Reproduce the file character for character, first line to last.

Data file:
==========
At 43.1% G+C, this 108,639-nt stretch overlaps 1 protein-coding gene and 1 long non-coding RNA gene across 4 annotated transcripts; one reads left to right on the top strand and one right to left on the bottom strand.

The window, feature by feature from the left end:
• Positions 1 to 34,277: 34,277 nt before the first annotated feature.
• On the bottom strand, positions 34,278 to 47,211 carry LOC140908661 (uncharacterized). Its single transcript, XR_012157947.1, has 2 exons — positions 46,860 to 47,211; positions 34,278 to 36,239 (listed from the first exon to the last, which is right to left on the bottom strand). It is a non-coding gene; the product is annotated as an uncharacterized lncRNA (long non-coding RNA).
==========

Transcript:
At 43.1% G+C, this 108,639-nt stretch overlaps 1 protein-coding gene and 1 long non-coding RNA gene across 4 annotated transcripts; one reads left to right on the top strand and one right to left on the bottom strand.

The window, feature by feature from the left end:
• Positions 1 to 34,277: 34,277 nt before the first annotated feature.
• On the bottom strand, positions 34,278 to 47,211 carry LOC140908661 (uncharacterized). Its single transcript, XR_012157947.1, has 2 exons — positions 46,860 to 47,211; positions 34,278 to 36,239 (listed from the first exon to the last, which is right to left on the bottom strand). It is a non-coding gene; the product is annotated as an uncharacterized lncRNA (long non-coding RNA).